By Ellen Frankman
The commercial lure of seine fishing takes a back seat this weekend, as local fisherman Al “Big Time” Daniels and the South Fork Nature Center team up to expose both kids and their parents to the creatures we share our waters with daily.
Seining is a technique practiced in its earliest time thousands of years ago in areas with a high population of schooling fish, when a large net was dragged through the water generally quite close to land. Seining later developed for commercial fishing purposes, in which the net, fitted with weights at the bottom and floating devices along the upper rim, is dragged beside a large boat.
Daniels was born and raised in East Hampton and comes from a long line of fishermen.
“In the old days we had nets that were 1000 to 2000 feet long,” he explains. For SOFO’s bay seining event planned for Saturday, Daniels plans to use 50 to 100 foot nets. “This is a small version of the big thing.”
The event will introduce local kids to an activity Daniels spent much of his childhood doing. “As a kid we caught bait fish this way. We caught most of the bait that we fished with ourselves,” recounts Daniels. Especially in today’s world, few people realize that it is just as easy to set a net and catch 400 pieces of bait as it is to go to a bait shop and purchase a package of killeys.
Part of the excitement of the bay seining event, now in its second year, is the mystery of the catch. Says Daniels, “We catch a lot of snappers, which are small bluefish, shiners, killeys, kingfish, and some very very cute blowfish that blow up to the size of ping-pong balls.”
Every now and then the net reveals more surprising inhabitants however. “We’ve caught sandsharks and fluke that you normally don’t see,” says Daniels, who also recalls catching 15 to 20 mullet one year, a fish traditionally found in more tropical waters. “You never know what you’re going to catch!”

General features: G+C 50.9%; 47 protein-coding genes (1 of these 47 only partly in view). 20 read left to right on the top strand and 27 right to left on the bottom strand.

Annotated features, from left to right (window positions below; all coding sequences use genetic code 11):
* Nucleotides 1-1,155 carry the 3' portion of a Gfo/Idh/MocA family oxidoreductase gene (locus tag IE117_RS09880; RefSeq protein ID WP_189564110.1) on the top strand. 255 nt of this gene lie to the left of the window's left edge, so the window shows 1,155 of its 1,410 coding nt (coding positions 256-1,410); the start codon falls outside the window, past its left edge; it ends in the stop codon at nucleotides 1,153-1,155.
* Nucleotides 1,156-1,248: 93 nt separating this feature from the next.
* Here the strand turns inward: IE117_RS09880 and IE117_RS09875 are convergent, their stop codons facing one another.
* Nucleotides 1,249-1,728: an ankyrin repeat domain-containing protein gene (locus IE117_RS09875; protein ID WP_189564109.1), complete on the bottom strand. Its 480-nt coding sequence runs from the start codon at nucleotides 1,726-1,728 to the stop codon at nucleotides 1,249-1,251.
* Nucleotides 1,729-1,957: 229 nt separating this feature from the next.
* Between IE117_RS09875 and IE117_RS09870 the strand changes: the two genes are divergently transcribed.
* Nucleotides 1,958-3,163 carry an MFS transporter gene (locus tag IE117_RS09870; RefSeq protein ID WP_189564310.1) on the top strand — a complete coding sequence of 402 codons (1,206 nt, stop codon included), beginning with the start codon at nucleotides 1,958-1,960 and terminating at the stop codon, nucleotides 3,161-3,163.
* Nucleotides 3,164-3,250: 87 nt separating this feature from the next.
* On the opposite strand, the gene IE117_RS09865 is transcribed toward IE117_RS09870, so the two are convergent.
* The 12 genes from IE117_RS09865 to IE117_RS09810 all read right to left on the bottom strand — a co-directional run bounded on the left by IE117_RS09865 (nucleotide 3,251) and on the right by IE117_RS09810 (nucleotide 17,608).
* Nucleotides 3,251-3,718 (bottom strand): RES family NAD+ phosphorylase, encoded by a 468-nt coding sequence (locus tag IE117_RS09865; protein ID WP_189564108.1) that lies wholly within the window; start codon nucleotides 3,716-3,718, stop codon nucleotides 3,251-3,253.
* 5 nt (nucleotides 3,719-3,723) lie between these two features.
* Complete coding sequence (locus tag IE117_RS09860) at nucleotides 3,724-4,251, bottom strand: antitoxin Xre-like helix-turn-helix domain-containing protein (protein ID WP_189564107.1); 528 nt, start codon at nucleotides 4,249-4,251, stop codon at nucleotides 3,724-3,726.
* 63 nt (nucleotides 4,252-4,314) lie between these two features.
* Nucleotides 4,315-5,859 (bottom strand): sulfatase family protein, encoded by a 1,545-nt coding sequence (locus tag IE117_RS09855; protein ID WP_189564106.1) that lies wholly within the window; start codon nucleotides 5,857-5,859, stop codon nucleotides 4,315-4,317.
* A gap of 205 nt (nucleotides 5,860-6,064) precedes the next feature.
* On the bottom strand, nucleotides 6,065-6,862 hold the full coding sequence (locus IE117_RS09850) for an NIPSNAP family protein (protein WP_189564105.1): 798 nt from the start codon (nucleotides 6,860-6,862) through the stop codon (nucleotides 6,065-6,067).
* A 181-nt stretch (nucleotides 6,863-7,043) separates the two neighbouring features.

Apart from being excited by what they find, the kids are also experiencing a hands-on way to learn about their environment. “The net pulls in stuff that a lot of the kids have never seen or known to live in the bay,” remarks Daniels. “This gives them a reality about what happens when you put the net out there and you bring it in – that’s really what you swim with everyday. That’s what’s in the water.”
As for the adults, Daniels points out that many parents “who aren’t local don’t know that either so it’s a good education.”
Though summer is winding down, late August makes for the perfect time for bay seining, according to Daniels, who explains that most of the eggs that were laid in the spring are now developed and starting to grow. These young fish, typically 3 to 5 inches in length, are what’s caught in the seining net because they swim close to the shoreline.
And for those concerned for the well-being of these little guys, fear not.
“We generally bring a big tub to put them in so the kids can look at them and handle them, and then we release them back into the wild,” assures Daniels.
Bay Seining With Al “Big Time” Daniels takes place on Saturday, August 28, at 10 a.m. Call SOFO at 537-9735 to reserve.